In addition to registering significant growth in the number of wine cellars calculating their carbon emissions, the South African Fruit and Wine Industry Confronting Climate Change (CCC) initiative has, over the past year, noted increased interest from other commodity groupings, such as grains and vegetables, in the initiative’s carbon emissions calculator.
“The CCC has also registered overall growth in the number of carbon emissions datasets received for its benchmarking process, as well as increased interest in the high-quality data that has been collected and reflected in the CCC benchmark reports,” says CCC project manager Anél Blignaut.
The CCC initiative, launched in 2008, focuses on agriculture, including citrus growers, wine growers and wine cellars, and aims to encourage information sharing and to ensure the availability of an on line carbon emissions calculator that growers use to accurately calculate their carbon footprint.
In calculating the agriculture sector’s carbon footprint, the user assesses several factors, including but not limited to yearly electricity consumption figures, the litres of diesel used by vehicles and equipment and the amount of fertiliser and plant protection products used. It consists of three phases in which the initiative encourages participants to calculate their carbon footprint. Phase I and II have been completed.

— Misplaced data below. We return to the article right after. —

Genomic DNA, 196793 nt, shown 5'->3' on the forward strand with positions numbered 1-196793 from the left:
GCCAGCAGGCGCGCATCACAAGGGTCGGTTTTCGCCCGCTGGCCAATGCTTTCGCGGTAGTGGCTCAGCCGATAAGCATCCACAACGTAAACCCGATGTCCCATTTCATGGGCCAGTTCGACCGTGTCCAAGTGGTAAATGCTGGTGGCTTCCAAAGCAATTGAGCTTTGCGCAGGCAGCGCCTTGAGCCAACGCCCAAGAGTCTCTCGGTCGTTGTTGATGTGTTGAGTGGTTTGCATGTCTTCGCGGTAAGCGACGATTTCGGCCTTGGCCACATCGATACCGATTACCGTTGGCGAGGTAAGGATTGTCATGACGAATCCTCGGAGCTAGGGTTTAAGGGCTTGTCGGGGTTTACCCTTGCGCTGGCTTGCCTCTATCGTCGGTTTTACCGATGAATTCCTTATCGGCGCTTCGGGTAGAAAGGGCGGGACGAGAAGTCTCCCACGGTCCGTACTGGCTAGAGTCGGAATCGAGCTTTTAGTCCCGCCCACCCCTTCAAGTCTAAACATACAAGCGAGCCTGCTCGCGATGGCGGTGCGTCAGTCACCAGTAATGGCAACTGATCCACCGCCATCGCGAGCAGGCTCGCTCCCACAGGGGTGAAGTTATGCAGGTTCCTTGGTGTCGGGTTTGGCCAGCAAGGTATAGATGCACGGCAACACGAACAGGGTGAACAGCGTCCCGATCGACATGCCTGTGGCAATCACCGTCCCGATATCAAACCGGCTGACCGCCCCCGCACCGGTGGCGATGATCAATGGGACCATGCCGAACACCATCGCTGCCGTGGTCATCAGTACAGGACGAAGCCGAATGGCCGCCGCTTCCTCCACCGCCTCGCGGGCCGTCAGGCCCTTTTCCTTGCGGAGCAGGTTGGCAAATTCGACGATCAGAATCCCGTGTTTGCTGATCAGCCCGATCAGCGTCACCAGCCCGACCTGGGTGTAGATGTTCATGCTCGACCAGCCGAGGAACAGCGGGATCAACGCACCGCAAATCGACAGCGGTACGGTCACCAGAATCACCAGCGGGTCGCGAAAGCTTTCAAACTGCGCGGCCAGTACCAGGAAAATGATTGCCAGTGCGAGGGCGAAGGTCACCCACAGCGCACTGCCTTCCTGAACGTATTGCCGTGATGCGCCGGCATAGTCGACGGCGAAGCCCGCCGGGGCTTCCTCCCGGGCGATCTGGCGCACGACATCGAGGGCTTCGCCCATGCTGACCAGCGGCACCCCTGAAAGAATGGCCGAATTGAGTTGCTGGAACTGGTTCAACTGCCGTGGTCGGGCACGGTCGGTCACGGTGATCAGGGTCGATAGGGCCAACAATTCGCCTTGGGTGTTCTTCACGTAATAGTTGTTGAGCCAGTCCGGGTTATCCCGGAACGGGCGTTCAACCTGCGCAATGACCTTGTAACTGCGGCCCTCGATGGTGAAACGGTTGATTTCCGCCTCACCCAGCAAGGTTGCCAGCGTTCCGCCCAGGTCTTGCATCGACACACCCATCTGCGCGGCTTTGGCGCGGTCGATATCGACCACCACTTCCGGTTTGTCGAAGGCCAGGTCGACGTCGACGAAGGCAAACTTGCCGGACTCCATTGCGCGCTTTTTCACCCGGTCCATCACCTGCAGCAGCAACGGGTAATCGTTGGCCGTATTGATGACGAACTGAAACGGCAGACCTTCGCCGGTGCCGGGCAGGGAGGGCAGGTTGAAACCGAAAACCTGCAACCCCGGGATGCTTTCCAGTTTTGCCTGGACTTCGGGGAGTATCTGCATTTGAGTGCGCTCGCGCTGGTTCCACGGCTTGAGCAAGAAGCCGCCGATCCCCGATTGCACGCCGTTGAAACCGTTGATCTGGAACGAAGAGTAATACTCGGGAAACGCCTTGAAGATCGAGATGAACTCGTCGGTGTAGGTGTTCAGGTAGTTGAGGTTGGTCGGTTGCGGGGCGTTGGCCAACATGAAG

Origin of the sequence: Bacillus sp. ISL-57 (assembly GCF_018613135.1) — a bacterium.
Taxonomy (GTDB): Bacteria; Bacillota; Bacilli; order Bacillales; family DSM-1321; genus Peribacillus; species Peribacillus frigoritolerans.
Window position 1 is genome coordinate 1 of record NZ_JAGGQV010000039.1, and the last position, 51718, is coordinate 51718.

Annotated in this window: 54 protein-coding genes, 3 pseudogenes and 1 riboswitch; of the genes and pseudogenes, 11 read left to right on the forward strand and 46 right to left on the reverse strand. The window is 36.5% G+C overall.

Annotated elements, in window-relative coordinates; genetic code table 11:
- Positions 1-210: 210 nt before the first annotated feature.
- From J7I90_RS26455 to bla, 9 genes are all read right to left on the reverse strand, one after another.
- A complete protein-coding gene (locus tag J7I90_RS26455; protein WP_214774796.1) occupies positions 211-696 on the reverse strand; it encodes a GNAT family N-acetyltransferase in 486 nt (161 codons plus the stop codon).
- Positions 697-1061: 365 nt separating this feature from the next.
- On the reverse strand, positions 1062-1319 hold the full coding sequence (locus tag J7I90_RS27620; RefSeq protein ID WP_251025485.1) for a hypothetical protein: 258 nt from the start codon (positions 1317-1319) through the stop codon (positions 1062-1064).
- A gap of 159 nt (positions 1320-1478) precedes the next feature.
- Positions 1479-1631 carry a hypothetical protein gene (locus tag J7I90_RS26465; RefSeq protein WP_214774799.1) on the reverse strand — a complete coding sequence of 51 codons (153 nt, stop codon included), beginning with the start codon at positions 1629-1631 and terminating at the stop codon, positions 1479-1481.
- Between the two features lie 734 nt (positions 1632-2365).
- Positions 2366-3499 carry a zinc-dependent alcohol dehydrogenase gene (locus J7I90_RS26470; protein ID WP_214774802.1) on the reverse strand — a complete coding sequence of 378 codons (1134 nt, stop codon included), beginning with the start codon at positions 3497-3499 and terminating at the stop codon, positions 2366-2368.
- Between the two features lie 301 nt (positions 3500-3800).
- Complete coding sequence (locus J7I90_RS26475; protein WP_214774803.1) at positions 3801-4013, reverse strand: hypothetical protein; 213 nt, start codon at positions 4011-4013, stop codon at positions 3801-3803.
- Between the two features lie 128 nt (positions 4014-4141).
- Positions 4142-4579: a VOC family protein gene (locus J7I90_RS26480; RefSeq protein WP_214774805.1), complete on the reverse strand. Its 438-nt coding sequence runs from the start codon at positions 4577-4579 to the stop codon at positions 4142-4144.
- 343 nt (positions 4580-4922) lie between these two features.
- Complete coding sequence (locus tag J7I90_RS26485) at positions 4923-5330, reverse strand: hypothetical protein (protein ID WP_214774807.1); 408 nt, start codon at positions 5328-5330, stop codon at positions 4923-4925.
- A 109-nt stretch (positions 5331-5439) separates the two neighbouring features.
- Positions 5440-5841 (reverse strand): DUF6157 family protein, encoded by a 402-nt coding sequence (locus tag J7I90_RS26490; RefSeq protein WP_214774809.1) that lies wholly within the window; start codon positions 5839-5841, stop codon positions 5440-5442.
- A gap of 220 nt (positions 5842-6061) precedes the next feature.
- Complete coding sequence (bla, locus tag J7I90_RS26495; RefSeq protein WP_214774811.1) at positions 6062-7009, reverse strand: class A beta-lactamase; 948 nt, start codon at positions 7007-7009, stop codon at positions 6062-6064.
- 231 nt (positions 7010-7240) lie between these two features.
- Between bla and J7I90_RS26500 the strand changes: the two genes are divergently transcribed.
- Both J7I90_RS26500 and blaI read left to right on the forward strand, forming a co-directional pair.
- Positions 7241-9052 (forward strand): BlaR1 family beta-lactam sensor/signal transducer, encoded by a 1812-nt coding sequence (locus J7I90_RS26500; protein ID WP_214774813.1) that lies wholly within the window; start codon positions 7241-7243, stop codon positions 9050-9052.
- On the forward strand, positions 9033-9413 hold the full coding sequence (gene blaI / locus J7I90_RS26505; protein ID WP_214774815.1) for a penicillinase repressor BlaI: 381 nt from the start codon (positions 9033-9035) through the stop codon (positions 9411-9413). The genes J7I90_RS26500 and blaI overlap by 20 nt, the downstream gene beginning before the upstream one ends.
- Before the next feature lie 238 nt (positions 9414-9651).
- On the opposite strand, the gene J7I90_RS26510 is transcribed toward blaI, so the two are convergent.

Phase III of the initiative, which builds on Phase II, will run until January 2017, with the CCC continuing to strengthen its mandate and its endeavour to promote the continued uptake of the emissions calculator, says Blignaut.
Key focus areas of Phase III include strengthening the capacity and skills across the fruit and wine industries through both technical and train-the-trainer workshops to support users in the calculation of their carbon emissions. Further support outside the workshops is also provided. Phase III also aims to strengthen the industry benchmark database across all commodities through focused regional technical workshops.
Blignaut adds that this phase also places greater emphasis on underrepresented regions to ensure that more growers participate and to support emerging farmers in being able to calculate their carbon footprint.
The CCC is also investigating the addition of a carbon sequestration calculator.
“We are working with the Department of Agriculture to adapt the existing carbon emissions calculator for mixed small-scale farmers to ensure that their needs are addressed and that they can also calculate a quality carbon footprint,” says Blignaut.
The carbon emissions tool has been adapted for wheat, in collaboration with the Better Barley Better Beer project, and is being piloted on grain farms, she adds.
The carbon sequestration calculator will also assess several factors, such as land rehabilitation, clean technologies and soil carbon. The tool is expected to be made available by midyear.
“This will enable producers to calculate their above- and below-ground carbon stocks. As many workshop attendees are requesting whether their carbon footprint can be offset by certain activities on their farms or along their supply chains, the carbon sequestration tool will be used in conjunction with the carbon calculator to determine the net carbon emissions,” explains Blignaut.